Hundreds of kidnapped villagers, mostly mothers and children, freed in Nigeria

One hundred kidnapped villagers in northwestern Nigeria were released on Tuesday, police said after negotiations with their captors who had held them hostage for 42 days.

Heavily armed gangs – called bandits by locals – have long ravaged northwestern and central Nigeria, looting, stealing livestock and kidnapping for ransom.

In this case, gunmen stormed the village of Manawa on July 8 and seized 100 residents, including women and children, and took them to their hideout in the forest, a Zamfara state police spokesman said in a statement.

Hostages are usually released after ransom payments, with those whose families fail to pay are often killed by the kidnappers – but Mohammed Shehu said this time the release was “unconditional” and was assured “without any financial or material gain” to the gang.

A source familiar with the negotiations told AFP that the bandits agreed to release the kidnapped villagers after police and state authorities “assured them that no action would be taken against them for the kidnapping”.

The released hostages will undergo medical checkups before being reunited with their families, Shehu said.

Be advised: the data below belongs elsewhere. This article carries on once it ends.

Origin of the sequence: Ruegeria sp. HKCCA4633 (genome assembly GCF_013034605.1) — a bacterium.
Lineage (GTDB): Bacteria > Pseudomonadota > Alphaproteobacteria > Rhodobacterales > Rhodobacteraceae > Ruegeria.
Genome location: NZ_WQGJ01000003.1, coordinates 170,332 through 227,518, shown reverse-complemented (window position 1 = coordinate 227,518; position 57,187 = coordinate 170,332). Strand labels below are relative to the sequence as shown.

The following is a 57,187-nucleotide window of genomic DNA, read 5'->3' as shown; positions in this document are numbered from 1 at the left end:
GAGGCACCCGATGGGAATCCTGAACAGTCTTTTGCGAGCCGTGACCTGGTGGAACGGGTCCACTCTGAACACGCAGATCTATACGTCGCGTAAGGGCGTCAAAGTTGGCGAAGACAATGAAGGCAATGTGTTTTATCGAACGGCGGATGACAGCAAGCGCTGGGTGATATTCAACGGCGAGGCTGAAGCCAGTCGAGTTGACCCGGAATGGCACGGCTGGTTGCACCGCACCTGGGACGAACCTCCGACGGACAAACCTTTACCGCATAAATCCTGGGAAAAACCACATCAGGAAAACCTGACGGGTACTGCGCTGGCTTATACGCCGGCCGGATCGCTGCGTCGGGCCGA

Bandits operate from camps in the vast Rugu Forest, which cuts across Nigeria’s Zamfara, Katsina and Kaduna states, as well as neighboring Niger.

Nigeria’s air force has in the past attacked bandit camps, while some northern states have attempted to negotiate with the gangs by offering amnesty in exchange for disarmament.

But both military deployment and attempts at peace agreements have not ended the violence.

On Monday, 13 police officers were killed in Zamfara state when they were ambushed by a gang working to protect a village from an imminent attack.

The criminals have recently targeted schools and kidnapping students to extort ransom from parents.

(AFP)

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